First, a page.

A coalition of advocacy groups has sent
an open letter to President Obama describing current US policy toward Sudan as
letter, titled Avoiding Total War in Sudan, comes at the start of a five-day
visit to Sudan by US Special Envoy Scott Gration.
Enough Project, Sudan Now, Genocide Intervention Network, Stop Genocide Now,
Investors Against Genocide and Humanity United say, "The human stakes in Sudan
have few parallels globally."
Prendergast, co-founder of the Enough Project, says, "We're concerned that the
developing policy review…is not addressing the deeper issue of what the
diplomatic strategy actually is both in the South and in Darfur."
Obama administration is expected to soon complete its policy review of Sudan.
feeling is right now that the approach that the American government is taking
through its special envoy is one that is fundamentally flawed and that will
potentially lead to further war…in Darfur and a resumption of war in Southern
Sudan," he says.
the Darfur side, what we have is the equivalent of a diplomatic bridge to
nowhere. The administration is furiously
working to build different components of the process, but there is no end
game. There is no proposal…that says
these are the issues that the Darfuri people believe are fundamental to peace,"
letter also raises concern about the ruling National Congress Party (NCP).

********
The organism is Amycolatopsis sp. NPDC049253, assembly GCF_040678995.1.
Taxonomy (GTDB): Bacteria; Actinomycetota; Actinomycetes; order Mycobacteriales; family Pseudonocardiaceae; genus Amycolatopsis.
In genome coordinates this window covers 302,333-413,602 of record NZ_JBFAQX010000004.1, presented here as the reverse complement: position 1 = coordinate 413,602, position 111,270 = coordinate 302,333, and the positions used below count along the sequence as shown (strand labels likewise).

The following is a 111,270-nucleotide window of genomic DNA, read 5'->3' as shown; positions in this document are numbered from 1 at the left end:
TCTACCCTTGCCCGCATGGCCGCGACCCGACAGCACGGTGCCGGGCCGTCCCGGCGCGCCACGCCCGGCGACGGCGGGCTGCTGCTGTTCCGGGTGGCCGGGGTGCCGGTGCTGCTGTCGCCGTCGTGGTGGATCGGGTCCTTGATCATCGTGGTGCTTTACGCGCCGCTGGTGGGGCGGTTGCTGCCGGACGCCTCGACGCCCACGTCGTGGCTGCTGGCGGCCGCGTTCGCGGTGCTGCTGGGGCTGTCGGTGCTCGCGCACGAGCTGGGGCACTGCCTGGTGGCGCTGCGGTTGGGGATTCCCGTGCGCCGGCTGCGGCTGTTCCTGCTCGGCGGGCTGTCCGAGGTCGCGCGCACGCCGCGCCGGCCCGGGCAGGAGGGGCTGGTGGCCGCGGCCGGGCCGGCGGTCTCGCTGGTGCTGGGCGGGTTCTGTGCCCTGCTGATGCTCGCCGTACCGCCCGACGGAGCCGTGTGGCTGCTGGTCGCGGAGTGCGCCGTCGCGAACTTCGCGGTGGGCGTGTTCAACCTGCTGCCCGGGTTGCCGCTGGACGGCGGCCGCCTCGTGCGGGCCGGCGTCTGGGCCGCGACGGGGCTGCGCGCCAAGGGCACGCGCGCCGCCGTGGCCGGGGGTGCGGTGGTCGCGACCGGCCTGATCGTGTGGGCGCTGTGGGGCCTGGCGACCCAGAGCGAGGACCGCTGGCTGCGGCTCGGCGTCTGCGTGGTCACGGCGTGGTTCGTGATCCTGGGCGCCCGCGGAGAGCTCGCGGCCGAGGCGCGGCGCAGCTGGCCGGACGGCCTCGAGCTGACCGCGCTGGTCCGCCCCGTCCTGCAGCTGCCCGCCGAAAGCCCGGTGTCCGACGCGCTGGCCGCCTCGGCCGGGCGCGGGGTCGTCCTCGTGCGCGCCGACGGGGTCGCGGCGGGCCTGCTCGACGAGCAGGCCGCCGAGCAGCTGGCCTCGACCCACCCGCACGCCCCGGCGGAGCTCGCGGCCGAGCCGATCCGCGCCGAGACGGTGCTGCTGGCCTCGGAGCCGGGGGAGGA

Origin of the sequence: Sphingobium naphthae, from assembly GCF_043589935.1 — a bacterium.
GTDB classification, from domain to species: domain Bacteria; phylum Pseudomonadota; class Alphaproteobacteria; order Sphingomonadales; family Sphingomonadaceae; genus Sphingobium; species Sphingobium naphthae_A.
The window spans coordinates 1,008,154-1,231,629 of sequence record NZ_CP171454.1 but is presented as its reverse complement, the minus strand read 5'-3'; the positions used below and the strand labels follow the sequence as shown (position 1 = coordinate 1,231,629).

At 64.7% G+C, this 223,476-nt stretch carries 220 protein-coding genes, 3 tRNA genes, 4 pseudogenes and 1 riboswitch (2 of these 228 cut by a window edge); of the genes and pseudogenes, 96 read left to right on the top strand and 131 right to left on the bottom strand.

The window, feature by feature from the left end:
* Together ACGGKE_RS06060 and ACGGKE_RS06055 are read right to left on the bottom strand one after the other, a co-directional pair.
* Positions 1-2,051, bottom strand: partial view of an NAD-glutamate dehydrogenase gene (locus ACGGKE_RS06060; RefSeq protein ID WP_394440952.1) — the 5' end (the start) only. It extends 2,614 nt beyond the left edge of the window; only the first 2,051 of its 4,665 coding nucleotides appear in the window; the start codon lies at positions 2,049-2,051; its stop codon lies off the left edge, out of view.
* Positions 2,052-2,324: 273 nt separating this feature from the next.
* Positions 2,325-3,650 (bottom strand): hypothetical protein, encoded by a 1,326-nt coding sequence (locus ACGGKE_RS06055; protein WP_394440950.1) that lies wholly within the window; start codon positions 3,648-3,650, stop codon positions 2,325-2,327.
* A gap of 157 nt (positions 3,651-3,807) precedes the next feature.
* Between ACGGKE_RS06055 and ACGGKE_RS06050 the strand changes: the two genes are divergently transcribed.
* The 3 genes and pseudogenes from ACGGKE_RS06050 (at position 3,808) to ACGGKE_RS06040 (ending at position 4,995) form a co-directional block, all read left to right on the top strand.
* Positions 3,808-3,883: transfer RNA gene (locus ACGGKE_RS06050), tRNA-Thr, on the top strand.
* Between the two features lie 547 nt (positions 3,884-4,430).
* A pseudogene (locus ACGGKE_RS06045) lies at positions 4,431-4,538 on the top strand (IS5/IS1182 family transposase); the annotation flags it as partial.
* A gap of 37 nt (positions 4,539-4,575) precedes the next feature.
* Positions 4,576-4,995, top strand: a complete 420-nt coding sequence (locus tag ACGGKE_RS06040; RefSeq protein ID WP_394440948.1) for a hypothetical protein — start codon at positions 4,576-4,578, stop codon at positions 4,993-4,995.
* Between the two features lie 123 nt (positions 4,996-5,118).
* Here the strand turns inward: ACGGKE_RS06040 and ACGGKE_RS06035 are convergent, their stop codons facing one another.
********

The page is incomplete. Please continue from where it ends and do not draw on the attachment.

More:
used these ethnic-based militias now for two decades to undermine peace and
stability in Sudan…. This is what this government does. So, we're very concerned that they're
resuming this policy again in Southern Sudan in advance of the elections and
referendum for self-determination and thus will drive the south back to war."
Prendergast says both the NCP and the
SPLM, which governs Southern Sudan, "need to experience consequences for any
effort to undertake to undermine peace, to obstruct the implementation of that
(2005) peace agreement…that ended the north/south war," he says.
critical of what he calls "an endless discussion and renegotiation of
particular points. That needs to stop."
"There needs to be the construction of
a peace proposal and then the building of leveragebehind that peace proposal
that allows the incentives and pressures that the Obama administration is about
to authorize to be used for a positive end," he says.
advocacy groups say the current US approach is "leading to further divisions
among rebel factions."
They say if a different approach is
not taken in Southern Sudan and Darfur, "The worst could yet be coming."